All’s Quiet on the Western Range

Traveling off-season is such a treat. No matter where you go there are rarely big crowds. This was true during a visit to the “Colorado National Monument” — a site I’d never heard of until now. Heading west toward Grand Junction, CO one literally runs right into the place.

Warning: I’m going off on a tangent for just a moment. The methodology for earning a recognized US Forest Service status is nuts. Nominated sites must first go through a national monuments approval process. This means congressional approval, local support and lots of hearings. This is akin to the Catholic Church’s sainthood process — if the site successfully passes through all these hoops it may earn national park status. Becoming a monument is step one. Storied parks like Yosemite and Yellowstone were participants in this process prior to their cannonization. There I’m done.

Traveling to the monument on I-70 we passed a number of colorfully named towns: Rifle, Fruita and Parachute. The interstate also playfully zigzagged with the Colorado River. Once the Rockies were left behind the land flattened into farmable patches of corn and also groves of peaches, apples and cherries. Toward the Colorado-Utah border the land boldly rises to become the Colorado Monument.

Rim Rock Drive is the main monument road and leads one through most of the protected land. The monument combines vivid colors — rocks and plants; as well as expansive canyons surrounded by steep red-sandstone wall: it looks like a modest version of the Grand Canyon.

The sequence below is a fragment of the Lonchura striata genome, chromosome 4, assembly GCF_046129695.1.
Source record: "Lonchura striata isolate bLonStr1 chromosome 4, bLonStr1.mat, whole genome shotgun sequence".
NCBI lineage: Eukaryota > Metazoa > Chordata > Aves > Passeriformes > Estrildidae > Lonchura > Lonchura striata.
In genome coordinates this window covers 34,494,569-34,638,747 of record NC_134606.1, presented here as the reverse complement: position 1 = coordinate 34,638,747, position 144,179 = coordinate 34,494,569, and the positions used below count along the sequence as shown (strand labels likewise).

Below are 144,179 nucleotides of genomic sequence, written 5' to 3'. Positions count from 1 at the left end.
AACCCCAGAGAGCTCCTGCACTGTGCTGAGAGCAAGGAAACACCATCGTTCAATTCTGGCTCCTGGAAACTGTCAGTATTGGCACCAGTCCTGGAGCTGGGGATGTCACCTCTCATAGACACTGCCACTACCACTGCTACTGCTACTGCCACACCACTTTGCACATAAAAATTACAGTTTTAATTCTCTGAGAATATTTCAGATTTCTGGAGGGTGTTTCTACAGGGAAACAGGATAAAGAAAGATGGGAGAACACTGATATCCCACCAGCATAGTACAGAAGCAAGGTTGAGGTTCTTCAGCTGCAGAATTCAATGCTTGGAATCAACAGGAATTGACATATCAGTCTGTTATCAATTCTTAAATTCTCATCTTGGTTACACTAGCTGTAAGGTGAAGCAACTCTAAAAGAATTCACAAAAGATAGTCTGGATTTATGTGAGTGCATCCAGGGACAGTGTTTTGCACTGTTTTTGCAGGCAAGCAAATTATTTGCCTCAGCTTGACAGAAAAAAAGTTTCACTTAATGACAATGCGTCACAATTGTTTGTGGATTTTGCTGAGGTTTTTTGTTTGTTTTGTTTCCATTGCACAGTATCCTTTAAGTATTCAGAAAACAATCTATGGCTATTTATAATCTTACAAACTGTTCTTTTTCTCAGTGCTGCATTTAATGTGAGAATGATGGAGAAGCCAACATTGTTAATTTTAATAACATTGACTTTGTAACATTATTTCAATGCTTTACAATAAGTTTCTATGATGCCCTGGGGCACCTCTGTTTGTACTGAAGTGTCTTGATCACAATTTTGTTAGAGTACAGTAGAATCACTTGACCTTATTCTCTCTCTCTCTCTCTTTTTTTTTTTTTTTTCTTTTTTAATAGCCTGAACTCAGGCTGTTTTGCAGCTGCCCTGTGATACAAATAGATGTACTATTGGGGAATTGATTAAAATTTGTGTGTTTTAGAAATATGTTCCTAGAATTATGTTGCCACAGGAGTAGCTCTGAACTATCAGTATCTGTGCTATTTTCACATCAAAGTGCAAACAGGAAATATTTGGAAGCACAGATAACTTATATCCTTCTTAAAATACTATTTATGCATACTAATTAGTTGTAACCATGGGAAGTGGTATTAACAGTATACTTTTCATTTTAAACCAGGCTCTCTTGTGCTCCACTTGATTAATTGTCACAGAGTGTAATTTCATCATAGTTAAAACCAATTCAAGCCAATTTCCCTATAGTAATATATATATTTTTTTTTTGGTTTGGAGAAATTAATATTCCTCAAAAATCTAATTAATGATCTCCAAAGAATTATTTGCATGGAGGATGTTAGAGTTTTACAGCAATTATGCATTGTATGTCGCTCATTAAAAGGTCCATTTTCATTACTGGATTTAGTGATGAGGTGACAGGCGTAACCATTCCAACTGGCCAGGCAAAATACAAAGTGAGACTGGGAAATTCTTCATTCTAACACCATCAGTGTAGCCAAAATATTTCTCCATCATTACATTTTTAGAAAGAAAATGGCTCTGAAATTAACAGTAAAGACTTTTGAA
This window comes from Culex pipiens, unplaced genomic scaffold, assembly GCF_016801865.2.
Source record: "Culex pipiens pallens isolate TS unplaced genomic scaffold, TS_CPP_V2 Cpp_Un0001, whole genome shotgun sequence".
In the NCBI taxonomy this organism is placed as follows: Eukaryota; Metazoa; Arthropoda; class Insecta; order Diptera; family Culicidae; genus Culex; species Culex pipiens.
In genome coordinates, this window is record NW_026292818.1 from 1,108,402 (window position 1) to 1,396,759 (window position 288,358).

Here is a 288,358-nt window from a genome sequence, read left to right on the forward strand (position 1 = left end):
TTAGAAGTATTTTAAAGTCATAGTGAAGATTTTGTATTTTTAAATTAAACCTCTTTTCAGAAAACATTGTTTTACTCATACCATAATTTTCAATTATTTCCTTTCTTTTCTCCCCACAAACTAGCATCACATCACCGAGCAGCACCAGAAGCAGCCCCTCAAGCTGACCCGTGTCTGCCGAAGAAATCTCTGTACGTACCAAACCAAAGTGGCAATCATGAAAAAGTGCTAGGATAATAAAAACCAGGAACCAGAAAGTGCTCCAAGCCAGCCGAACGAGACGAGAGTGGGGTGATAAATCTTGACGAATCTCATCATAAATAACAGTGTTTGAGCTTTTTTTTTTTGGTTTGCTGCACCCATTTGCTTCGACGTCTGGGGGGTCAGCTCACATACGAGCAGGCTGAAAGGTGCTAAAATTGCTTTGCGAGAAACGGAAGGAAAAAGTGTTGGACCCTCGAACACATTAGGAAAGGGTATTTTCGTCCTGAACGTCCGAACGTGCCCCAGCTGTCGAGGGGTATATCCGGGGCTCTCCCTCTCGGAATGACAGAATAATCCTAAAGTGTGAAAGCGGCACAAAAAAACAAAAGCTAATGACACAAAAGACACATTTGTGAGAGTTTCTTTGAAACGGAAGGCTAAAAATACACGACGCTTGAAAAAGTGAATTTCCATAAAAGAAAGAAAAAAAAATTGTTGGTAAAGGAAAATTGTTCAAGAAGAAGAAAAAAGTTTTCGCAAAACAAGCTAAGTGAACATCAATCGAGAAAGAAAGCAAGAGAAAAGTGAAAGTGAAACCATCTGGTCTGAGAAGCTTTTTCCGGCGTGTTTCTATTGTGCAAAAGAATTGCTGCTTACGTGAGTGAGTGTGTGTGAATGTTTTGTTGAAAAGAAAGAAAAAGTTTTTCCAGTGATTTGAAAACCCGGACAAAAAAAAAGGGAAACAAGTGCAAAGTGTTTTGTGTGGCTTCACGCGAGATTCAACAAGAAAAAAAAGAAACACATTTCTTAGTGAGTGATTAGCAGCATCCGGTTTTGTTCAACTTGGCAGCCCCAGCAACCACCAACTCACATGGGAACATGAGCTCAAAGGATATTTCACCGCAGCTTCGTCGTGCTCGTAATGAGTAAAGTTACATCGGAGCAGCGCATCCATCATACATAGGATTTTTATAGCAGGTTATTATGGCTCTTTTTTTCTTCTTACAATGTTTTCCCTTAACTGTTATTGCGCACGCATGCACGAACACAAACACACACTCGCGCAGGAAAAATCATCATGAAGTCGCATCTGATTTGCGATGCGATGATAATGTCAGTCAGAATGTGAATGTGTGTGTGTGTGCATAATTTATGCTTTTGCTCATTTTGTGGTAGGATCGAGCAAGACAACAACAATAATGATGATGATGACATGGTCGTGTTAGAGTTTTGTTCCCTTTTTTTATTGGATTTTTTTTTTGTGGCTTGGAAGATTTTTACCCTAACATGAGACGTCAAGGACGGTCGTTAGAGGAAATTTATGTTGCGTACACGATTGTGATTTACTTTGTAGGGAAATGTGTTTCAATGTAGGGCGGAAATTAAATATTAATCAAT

The Colorado National Monument reflects the gradations of rock strata that includes layers of shale, sandstone and volcanic ash. The weather was perfect–upper 80’s. And there were no crowds.

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Next we headed south from Grand Junction along the western edge of the Rockies. Along the way there are a number of towns — some seem a bit eccentric. In Ridgeway there was a railway museum that included a postal car that traveled on its own:

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In Ophir, the scenery in the Uncompahgre National Forest was truly awe-inspiring. The next stop would be just past Telluride, CO.

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About tourdetom

I'm retired. Travel a lot.
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